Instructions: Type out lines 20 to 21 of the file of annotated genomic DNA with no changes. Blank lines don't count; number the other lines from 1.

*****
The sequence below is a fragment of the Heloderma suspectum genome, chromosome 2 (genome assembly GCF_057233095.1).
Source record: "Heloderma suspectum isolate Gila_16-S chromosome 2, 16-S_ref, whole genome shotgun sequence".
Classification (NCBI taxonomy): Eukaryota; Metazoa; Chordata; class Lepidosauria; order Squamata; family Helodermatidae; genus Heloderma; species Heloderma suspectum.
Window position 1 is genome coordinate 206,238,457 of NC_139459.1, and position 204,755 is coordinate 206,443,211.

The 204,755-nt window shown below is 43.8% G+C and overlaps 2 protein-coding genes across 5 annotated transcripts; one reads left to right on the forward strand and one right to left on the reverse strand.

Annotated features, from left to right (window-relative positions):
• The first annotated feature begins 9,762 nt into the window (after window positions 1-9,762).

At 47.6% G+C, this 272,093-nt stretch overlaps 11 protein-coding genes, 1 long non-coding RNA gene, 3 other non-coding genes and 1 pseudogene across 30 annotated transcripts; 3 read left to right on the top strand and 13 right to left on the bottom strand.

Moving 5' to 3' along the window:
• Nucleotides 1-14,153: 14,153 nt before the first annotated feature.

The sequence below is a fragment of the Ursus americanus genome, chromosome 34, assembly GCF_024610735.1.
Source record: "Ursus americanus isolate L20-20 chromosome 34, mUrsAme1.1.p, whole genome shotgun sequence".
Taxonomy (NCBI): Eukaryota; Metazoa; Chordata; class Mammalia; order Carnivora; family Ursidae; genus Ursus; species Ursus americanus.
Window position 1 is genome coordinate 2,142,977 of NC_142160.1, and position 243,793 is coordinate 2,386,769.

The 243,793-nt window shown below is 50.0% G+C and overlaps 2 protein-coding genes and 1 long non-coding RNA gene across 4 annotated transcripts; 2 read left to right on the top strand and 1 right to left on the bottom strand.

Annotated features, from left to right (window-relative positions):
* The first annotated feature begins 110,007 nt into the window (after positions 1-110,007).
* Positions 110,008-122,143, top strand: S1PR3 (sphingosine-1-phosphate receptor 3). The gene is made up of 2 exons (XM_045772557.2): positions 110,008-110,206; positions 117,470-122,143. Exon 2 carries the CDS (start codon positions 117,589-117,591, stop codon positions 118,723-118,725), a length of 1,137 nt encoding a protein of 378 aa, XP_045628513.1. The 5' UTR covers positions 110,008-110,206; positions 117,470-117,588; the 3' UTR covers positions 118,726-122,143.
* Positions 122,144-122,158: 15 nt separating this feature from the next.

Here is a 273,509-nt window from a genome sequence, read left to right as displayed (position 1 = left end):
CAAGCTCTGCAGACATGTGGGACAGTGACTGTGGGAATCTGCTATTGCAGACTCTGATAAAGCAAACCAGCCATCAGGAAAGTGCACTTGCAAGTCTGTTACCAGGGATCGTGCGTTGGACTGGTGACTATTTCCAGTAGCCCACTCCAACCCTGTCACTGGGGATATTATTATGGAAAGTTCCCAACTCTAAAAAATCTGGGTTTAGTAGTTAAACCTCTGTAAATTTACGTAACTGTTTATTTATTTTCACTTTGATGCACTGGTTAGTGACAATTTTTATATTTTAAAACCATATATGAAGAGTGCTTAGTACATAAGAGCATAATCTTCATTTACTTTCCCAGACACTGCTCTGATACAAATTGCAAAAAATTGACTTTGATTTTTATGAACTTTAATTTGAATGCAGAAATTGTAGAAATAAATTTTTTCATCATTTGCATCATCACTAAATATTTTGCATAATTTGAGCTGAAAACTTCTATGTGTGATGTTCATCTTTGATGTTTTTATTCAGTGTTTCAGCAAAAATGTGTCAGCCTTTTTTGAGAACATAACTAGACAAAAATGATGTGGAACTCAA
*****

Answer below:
Here is a 273,509-nt window from a genome sequence, read left to right as displayed (position 1 = left end):
CAAGCTCTGCAGACATGTGGGACAGTGACTGTGGGAATCTGCTATTGCAGACTCTGATAAAGCAAACCAGCCATCAGGAAAGTGCACTTGCAAGTCTGTTACCAGGGATCGTGCGTTGGACTGGTGACTATTTCCAGTAGCCCACTCCAACCCTGTCACTGGGGATATTATTATGGAAAGTTCCCAACTCTAAAAAATCTGGGTTTAGTAGTTAAACCTCTGTAAATTTACGTAACTGTTTATTTATTTTCACTTTGATGCACTGGTTAGTGACAATTTTTATATTTTAAAACCATATATGAAGAGTGCTTAGTACATAAGAGCATAATCTTCATTTACTTTCCCAGACACTGCTCTGATACAAATTGCAAAAAATTGACTTTGATTTTTATGAACTTTAATTTGAATGCAGAAATTGTAGAAATAAATTTTTTCATCATTTGCATCATCACTAAATATTTTGCATAATTTGAGCTGAAAACTTCTATGTGTGATGTTCATCTTTGATGTTTTTATTCAGTGTTTCAGCAAAAATGTGTCAGCCTTTTTTGAGAACATAACTAGACAAAAATGATGTGGAACTCAA